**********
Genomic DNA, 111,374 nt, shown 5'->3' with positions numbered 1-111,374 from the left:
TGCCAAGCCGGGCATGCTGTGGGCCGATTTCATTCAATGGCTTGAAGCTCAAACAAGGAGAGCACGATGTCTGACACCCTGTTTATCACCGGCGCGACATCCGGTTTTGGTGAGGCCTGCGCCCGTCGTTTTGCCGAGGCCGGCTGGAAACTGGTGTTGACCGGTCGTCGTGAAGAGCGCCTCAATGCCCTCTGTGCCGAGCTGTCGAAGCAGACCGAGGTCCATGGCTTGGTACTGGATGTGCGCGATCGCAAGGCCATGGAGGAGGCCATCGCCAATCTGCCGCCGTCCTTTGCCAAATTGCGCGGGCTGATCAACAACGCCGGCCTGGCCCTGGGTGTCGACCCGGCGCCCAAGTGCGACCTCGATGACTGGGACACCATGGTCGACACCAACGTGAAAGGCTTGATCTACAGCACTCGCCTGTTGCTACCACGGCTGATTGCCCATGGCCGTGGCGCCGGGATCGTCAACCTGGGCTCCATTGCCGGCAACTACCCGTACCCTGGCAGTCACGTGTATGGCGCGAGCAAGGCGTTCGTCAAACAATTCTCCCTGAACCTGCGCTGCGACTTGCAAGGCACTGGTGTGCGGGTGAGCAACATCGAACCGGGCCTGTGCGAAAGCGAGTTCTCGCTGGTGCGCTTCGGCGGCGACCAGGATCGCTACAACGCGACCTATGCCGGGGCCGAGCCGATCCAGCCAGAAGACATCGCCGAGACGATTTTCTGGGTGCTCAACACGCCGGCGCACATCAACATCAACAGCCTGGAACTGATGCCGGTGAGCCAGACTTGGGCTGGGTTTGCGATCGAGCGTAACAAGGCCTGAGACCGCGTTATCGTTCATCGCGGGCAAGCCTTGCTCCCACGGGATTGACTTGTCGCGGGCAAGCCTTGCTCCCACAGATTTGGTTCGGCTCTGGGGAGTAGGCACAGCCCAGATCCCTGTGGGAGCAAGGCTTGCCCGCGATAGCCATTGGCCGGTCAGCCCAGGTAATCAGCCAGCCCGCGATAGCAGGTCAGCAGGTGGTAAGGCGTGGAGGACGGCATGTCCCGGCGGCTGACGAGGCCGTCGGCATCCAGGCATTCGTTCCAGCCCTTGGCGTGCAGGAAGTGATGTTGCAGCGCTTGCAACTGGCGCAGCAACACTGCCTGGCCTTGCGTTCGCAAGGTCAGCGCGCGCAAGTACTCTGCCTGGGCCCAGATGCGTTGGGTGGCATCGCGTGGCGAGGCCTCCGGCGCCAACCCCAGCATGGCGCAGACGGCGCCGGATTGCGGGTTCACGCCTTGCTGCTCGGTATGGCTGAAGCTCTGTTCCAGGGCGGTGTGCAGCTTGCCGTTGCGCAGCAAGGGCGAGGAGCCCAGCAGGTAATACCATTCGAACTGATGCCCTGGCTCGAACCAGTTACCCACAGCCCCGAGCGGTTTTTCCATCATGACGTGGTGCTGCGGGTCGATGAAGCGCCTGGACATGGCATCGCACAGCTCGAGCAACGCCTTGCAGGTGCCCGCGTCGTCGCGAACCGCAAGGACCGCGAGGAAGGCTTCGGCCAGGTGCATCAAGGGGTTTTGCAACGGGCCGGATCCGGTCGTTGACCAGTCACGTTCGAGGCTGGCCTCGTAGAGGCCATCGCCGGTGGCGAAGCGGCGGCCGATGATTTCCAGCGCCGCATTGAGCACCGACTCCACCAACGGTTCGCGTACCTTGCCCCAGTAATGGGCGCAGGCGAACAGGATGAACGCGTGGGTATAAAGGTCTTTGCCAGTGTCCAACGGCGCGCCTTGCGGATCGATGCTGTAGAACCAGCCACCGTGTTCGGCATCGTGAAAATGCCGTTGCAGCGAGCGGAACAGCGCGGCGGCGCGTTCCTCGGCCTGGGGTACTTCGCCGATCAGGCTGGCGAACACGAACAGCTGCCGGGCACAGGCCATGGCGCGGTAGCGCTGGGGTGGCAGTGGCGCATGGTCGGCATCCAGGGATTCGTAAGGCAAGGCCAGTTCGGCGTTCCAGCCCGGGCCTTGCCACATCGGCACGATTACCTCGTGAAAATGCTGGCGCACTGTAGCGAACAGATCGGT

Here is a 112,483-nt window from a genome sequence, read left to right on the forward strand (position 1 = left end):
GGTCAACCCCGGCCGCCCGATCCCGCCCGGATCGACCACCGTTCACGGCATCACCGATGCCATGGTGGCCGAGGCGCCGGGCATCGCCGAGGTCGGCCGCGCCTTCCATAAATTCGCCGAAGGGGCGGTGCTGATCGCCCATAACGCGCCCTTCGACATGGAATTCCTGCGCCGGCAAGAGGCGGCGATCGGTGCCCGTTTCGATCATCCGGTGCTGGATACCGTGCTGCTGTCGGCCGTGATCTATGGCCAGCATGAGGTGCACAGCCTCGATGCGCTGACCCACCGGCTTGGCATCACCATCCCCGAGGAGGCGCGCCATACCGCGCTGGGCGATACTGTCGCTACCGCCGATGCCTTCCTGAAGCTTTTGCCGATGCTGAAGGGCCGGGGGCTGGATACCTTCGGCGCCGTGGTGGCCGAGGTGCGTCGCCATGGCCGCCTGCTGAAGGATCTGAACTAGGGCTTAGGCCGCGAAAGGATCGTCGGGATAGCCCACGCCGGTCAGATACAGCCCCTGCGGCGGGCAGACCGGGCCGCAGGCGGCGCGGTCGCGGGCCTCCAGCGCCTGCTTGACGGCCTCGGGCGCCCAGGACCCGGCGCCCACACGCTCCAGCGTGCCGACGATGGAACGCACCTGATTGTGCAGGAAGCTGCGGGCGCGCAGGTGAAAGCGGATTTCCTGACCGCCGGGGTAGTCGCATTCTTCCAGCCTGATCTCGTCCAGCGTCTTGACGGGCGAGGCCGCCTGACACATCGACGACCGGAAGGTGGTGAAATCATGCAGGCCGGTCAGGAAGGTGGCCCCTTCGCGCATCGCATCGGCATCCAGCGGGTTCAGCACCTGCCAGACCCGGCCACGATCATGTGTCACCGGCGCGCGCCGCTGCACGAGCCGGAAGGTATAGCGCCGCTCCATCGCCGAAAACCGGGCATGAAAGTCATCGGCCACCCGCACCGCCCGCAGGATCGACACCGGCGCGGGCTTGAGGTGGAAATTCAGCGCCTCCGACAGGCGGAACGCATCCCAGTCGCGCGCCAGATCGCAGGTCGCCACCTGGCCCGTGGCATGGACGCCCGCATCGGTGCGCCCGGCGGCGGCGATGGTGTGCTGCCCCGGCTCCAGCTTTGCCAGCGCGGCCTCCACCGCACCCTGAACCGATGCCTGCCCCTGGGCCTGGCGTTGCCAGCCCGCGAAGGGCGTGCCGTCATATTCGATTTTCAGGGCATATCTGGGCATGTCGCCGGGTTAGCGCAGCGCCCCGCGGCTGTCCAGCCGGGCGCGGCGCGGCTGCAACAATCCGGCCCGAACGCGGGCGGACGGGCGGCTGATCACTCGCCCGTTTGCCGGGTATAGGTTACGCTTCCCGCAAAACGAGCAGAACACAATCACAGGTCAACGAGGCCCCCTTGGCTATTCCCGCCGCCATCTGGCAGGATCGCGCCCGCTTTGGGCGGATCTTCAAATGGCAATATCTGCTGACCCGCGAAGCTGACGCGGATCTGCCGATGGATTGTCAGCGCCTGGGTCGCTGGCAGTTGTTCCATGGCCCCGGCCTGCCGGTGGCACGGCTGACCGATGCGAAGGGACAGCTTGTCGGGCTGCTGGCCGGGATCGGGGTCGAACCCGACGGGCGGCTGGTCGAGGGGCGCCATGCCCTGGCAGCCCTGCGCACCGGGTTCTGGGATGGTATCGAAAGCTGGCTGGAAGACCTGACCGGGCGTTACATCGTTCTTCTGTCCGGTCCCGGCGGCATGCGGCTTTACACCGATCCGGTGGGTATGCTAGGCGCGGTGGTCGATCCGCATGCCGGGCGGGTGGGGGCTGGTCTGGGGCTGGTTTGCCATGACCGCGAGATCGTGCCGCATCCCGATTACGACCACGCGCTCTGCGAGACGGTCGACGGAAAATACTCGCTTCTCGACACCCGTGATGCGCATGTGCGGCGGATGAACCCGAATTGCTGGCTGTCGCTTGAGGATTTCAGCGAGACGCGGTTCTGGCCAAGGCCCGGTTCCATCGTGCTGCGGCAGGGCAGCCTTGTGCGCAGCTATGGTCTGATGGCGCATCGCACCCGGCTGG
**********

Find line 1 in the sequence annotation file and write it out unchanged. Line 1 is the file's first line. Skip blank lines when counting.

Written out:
Genomic DNA, 111,374 nt, shown 5'->3' with positions numbered 1-111,374 from the left: